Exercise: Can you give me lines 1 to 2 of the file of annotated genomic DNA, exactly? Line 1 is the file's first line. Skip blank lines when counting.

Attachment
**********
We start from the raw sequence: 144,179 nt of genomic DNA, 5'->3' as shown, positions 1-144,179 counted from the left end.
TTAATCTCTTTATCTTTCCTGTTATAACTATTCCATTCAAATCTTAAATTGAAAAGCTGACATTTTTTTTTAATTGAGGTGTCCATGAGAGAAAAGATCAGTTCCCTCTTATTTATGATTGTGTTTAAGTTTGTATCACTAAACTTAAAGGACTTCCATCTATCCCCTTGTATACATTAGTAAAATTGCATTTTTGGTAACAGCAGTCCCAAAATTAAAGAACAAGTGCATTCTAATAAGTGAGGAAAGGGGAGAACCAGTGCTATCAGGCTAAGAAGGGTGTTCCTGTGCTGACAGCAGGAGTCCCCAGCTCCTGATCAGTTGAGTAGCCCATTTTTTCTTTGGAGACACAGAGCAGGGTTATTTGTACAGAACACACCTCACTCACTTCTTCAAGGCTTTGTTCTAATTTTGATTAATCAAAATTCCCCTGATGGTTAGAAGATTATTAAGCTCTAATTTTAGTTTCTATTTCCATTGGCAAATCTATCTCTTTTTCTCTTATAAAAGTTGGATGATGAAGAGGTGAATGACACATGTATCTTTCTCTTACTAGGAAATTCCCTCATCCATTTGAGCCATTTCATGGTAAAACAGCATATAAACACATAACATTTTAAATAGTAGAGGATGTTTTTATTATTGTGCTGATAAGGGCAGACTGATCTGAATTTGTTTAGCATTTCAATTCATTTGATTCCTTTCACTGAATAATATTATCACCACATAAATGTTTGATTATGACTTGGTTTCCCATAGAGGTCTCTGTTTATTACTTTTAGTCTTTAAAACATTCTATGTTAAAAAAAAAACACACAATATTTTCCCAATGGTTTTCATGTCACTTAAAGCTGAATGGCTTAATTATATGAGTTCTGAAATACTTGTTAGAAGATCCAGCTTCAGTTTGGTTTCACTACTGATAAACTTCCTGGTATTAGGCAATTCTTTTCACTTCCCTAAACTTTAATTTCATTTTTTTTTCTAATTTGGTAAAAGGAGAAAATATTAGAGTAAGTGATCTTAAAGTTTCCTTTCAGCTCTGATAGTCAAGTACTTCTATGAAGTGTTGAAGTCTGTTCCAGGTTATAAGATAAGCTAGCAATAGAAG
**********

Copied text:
We start from the raw sequence: 144,179 nt of genomic DNA, 5'->3' as shown, positions 1-144,179 counted from the left end.
TTAATCTCTTTATCTTTCCTGTTATAACTATTCCATTCAAATCTTAAATTGAAAAGCTGACATTTTTTTTTAATTGAGGTGTCCATGAGAGAAAAGATCAGTTCCCTCTTATTTATGATTGTGTTTAAGTTTGTATCACTAAACTTAAAGGACTTCCATCTATCCCCTTGTATACATTAGTAAAATTGCATTTTTGGTAACAGCAGTCCCAAAATTAAAGAACAAGTGCATTCTAATAAGTGAGGAAAGGGGAGAACCAGTGCTATCAGGCTAAGAAGGGTGTTCCTGTGCTGACAGCAGGAGTCCCCAGCTCCTGATCAGTTGAGTAGCCCATTTTTTCTTTGGAGACACAGAGCAGGGTTATTTGTACAGAACACACCTCACTCACTTCTTCAAGGCTTTGTTCTAATTTTGATTAATCAAAATTCCCCTGATGGTTAGAAGATTATTAAGCTCTAATTTTAGTTTCTATTTCCATTGGCAAATCTATCTCTTTTTCTCTTATAAAAGTTGGATGATGAAGAGGTGAATGACACATGTATCTTTCTCTTACTAGGAAATTCCCTCATCCATTTGAGCCATTTCATGGTAAAACAGCATATAAACACATAACATTTTAAATAGTAGAGGATGTTTTTATTATTGTGCTGATAAGGGCAGACTGATCTGAATTTGTTTAGCATTTCAATTCATTTGATTCCTTTCACTGAATAATATTATCACCACATAAATGTTTGATTATGACTTGGTTTCCCATAGAGGTCTCTGTTTATTACTTTTAGTCTTTAAAACATTCTATGTTAAAAAAAAAACACACAATATTTTCCCAATGGTTTTCATGTCACTTAAAGCTGAATGGCTTAATTATATGAGTTCTGAAATACTTGTTAGAAGATCCAGCTTCAGTTTGGTTTCACTACTGATAAACTTCCTGGTATTAGGCAATTCTTTTCACTTCCCTAAACTTTAATTTCATTTTTTTTTCTAATTTGGTAAAAGGAGAAAATATTAGAGTAAGTGATCTTAAAGTTTCCTTTCAGCTCTGATAGTCAAGTACTTCTATGAAGTGTTGAAGTCTGTTCCAGGTTATAAGATAAGCTAGCAATAGAAG